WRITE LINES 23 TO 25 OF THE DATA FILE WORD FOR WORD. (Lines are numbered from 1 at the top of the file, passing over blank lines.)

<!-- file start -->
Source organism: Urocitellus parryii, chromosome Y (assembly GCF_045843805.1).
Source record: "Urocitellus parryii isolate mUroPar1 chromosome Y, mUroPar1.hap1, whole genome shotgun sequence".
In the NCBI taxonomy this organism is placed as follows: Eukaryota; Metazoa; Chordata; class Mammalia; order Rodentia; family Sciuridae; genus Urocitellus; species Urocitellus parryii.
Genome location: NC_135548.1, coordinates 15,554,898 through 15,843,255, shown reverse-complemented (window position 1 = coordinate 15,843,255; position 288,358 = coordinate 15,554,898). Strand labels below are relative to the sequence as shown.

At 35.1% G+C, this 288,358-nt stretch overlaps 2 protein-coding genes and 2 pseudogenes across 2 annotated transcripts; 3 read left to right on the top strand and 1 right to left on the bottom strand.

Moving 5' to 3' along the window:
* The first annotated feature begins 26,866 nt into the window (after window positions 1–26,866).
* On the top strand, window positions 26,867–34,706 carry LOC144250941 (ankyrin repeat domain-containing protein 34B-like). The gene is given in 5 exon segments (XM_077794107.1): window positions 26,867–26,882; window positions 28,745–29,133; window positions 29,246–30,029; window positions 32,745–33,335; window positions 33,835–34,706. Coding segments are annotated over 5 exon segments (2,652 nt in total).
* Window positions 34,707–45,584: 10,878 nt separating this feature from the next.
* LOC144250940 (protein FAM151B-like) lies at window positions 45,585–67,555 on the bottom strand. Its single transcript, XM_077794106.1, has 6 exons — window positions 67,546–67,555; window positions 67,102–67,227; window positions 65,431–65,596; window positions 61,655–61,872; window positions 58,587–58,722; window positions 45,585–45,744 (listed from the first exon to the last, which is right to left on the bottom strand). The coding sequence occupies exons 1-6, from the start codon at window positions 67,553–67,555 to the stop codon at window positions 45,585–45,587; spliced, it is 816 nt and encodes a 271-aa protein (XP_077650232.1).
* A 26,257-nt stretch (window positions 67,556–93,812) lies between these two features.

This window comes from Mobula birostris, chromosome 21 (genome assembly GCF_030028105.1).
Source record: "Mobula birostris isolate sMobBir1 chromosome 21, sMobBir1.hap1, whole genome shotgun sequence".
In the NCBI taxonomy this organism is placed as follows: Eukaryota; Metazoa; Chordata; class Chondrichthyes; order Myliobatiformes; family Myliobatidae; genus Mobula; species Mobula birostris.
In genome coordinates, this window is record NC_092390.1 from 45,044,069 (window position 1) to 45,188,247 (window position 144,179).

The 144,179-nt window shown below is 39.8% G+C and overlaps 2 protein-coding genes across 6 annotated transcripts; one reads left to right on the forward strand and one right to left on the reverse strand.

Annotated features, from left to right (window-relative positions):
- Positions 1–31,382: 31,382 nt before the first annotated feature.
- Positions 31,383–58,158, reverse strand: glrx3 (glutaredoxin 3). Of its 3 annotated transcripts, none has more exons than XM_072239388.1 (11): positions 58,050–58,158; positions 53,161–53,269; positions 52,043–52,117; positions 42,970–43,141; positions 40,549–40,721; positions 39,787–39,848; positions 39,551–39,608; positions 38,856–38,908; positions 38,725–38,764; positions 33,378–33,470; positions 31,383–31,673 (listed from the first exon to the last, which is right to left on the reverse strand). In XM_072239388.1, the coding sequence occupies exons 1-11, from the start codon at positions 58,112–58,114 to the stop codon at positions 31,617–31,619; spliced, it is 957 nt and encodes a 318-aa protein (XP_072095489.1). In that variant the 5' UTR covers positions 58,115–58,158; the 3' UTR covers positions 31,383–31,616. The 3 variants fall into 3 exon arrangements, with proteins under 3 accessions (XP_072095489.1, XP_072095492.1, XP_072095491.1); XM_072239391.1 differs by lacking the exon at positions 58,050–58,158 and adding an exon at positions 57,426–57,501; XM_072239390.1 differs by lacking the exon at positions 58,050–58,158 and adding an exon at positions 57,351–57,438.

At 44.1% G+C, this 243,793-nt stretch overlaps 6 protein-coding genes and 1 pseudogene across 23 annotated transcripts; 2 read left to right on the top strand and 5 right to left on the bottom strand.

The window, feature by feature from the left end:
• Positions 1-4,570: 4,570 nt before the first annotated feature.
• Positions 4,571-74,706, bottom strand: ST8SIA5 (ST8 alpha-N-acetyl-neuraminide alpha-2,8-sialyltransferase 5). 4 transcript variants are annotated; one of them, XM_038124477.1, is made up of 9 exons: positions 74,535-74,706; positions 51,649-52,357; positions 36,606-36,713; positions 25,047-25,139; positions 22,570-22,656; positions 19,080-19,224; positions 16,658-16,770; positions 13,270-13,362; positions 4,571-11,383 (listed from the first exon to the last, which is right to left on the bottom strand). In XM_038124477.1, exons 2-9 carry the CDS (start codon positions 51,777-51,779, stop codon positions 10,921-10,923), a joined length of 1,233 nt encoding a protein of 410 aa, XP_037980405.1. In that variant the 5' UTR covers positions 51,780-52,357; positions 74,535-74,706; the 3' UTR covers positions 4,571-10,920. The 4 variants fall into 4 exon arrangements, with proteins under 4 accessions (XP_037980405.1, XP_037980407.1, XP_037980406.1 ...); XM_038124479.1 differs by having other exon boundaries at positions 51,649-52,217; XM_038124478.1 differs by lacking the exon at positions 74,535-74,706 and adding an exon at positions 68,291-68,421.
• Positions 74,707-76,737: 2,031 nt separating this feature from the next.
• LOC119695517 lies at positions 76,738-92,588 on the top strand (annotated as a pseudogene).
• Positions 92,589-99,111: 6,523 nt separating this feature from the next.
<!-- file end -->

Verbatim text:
• Positions 4,571-74,706, bottom strand: ST8SIA5 (ST8 alpha-N-acetyl-neuraminide alpha-2,8-sialyltransferase 5). 4 transcript variants are annotated; one of them, XM_038124477.1, is made up of 9 exons: positions 74,535-74,706; positions 51,649-52,357; positions 36,606-36,713; positions 25,047-25,139; positions 22,570-22,656; positions 19,080-19,224; positions 16,658-16,770; positions 13,270-13,362; positions 4,571-11,383 (listed from the first exon to the last, which is right to left on the bottom strand). In XM_038124477.1, exons 2-9 carry the CDS (start codon positions 51,777-51,779, stop codon positions 10,921-10,923), a joined length of 1,233 nt encoding a protein of 410 aa, XP_037980405.1. In that variant the 5' UTR covers positions 51,780-52,357; positions 74,535-74,706; the 3' UTR covers positions 4,571-10,920. The 4 variants fall into 4 exon arrangements, with proteins under 4 accessions (XP_037980405.1, XP_037980407.1, XP_037980406.1 ...); XM_038124479.1 differs by having other exon boundaries at positions 51,649-52,217; XM_038124478.1 differs by lacking the exon at positions 74,535-74,706 and adding an exon at positions 68,291-68,421.
• Positions 74,707-76,737: 2,031 nt separating this feature from the next.
• LOC119695517 lies at positions 76,738-92,588 on the top strand (annotated as a pseudogene).